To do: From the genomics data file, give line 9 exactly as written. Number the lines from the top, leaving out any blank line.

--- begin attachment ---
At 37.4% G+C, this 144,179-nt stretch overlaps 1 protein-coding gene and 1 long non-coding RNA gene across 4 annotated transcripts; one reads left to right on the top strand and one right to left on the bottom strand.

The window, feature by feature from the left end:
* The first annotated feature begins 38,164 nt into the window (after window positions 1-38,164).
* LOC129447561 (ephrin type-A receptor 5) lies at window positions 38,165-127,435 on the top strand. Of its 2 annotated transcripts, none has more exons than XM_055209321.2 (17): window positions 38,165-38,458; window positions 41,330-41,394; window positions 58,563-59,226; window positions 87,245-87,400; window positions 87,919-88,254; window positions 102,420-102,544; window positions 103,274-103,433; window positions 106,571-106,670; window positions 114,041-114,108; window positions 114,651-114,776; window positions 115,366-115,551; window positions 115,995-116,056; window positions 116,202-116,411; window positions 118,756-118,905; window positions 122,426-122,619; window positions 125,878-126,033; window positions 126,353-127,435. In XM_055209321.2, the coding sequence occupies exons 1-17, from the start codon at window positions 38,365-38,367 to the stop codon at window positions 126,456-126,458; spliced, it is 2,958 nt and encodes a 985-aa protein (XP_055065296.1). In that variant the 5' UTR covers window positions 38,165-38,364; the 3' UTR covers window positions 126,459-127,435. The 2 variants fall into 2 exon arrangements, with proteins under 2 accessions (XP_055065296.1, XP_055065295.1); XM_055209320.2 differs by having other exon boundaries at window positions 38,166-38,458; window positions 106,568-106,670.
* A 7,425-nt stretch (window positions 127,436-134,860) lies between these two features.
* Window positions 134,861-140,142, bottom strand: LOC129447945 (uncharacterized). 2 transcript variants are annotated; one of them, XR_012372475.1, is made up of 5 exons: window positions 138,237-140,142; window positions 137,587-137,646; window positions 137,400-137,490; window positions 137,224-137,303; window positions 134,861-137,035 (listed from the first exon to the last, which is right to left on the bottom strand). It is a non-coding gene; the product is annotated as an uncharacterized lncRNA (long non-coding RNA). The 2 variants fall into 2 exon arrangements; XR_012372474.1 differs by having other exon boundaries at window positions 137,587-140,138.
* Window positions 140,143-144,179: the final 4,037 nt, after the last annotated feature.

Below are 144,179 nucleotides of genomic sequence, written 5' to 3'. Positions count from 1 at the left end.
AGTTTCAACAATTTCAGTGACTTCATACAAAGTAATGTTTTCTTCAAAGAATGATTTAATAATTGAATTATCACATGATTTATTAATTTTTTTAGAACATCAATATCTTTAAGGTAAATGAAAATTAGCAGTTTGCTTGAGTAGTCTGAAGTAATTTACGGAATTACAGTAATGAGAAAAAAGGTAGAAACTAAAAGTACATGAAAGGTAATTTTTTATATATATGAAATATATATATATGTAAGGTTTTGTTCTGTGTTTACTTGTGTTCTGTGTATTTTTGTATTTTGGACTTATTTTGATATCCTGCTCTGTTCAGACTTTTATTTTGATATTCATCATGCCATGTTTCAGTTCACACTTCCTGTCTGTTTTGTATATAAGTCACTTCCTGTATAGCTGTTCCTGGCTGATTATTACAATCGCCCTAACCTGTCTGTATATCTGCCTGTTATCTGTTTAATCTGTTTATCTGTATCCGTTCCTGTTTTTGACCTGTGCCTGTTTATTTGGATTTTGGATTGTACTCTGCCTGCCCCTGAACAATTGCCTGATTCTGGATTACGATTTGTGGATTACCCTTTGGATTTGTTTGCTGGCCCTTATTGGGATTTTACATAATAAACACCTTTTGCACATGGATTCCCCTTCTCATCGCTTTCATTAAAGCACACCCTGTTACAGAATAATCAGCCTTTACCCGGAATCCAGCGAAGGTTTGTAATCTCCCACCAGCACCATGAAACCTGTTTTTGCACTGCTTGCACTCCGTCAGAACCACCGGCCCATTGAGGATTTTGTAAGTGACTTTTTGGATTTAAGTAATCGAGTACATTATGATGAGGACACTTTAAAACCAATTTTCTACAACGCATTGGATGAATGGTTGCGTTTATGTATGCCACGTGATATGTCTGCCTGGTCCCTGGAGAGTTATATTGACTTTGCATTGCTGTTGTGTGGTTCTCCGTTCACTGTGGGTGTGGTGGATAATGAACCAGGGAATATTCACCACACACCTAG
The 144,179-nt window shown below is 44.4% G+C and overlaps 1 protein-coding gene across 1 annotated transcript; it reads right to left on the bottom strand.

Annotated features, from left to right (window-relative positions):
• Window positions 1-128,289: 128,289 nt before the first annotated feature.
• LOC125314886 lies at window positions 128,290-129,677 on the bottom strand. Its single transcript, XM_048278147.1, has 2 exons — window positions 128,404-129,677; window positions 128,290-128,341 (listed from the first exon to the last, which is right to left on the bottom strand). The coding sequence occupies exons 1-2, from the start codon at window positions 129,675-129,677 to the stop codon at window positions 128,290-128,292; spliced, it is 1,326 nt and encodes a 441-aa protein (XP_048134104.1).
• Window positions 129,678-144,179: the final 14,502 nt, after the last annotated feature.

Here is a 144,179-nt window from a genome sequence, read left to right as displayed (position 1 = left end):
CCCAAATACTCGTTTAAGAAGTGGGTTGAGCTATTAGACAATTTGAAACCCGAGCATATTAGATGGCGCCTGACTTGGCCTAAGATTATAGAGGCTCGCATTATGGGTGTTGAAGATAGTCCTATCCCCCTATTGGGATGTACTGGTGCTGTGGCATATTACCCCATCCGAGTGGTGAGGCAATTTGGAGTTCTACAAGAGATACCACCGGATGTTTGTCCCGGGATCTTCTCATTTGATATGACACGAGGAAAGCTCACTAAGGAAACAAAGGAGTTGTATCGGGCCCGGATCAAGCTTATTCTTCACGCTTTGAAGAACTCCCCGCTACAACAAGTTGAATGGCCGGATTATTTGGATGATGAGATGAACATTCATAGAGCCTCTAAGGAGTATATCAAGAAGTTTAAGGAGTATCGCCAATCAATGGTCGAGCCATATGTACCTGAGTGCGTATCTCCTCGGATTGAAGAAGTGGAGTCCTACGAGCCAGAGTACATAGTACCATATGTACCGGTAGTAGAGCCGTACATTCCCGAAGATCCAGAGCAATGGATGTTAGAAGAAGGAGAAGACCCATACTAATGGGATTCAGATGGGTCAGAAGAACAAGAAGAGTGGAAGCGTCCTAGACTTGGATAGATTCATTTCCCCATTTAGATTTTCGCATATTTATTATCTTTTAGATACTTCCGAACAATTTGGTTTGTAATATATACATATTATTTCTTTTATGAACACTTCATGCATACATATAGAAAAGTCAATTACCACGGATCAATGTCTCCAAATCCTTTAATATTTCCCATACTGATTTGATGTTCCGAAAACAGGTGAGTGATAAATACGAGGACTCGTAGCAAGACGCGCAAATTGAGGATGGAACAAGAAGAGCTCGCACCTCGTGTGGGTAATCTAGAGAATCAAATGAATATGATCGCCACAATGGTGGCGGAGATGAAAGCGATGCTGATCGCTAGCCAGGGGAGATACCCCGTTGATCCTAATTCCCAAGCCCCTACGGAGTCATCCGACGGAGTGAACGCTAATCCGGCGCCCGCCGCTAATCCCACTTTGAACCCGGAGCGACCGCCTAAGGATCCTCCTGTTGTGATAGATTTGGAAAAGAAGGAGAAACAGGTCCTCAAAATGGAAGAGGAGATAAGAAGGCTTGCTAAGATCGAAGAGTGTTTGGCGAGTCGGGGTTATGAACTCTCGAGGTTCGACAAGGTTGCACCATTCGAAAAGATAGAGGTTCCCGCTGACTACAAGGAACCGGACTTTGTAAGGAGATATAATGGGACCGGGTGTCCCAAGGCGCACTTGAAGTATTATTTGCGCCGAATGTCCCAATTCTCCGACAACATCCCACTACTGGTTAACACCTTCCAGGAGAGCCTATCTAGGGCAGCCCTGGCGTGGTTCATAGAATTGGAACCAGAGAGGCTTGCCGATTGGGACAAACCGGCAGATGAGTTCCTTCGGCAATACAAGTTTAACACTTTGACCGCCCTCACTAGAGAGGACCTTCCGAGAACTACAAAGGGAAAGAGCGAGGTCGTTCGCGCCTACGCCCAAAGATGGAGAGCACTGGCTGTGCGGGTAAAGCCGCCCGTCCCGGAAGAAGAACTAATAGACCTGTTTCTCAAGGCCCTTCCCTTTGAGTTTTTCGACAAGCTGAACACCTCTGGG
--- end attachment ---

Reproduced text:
AGTTTCAACAATTTCAGTGACTTCATACAAAGTAATGTTTTCTTCAAAGAATGATTTAATAATTGAATTATCACATGATTTATTAATTTTTTTAGAACATCAATATCTTTAAGGTAAATGAAAATTAGCAGTTTGCTTGAGTAGTCTGAAGTAATTTACGGAATTACAGTAATGAGAAAAAAGGTAGAAACTAAAAGTACATGAAAGGTAATTTTTTATATATATGAAATATATATATATGTAAGGTTTTGTTCTGTGTTTACTTGTGTTCTGTGTATTTTTGTATTTTGGACTTATTTTGATATCCTGCTCTGTTCAGACTTTTATTTTGATATTCATCATGCCATGTTTCAGTTCACACTTCCTGTCTGTTTTGTATATAAGTCACTTCCTGTATAGCTGTTCCTGGCTGATTATTACAATCGCCCTAACCTGTCTGTATATCTGCCTGTTATCTGTTTAATCTGTTTATCTGTATCCGTTCCTGTTTTTGACCTGTGCCTGTTTATTTGGATTTTGGATTGTACTCTGCCTGCCCCTGAACAATTGCCTGATTCTGGATTACGATTTGTGGATTACCCTTTGGATTTGTTTGCTGGCCCTTATTGGGATTTTACATAATAAACACCTTTTGCACATGGATTCCCCTTCTCATCGCTTTCATTAAAGCACACCCTGTTACAGAATAATCAGCCTTTACCCGGAATCCAGCGAAGGTTTGTAATCTCCCACCAGCACCATGAAACCTGTTTTTGCACTGCTTGCACTCCGTCAGAACCACCGGCCCATTGAGGATTTTGTAAGTGACTTTTTGGATTTAAGTAATCGAGTACATTATGATGAGGACACTTTAAAACCAATTTTCTACAACGCATTGGATGAATGGTTGCGTTTATGTATGCCACGTGATATGTCTGCCTGGTCCCTGGAGAGTTATATTGACTTTGCATTGCTGTTGTGTGGTTCTCCGTTCACTGTGGGTGTGGTGGATAATGAACCAGGGAATATTCACCACACACCTAG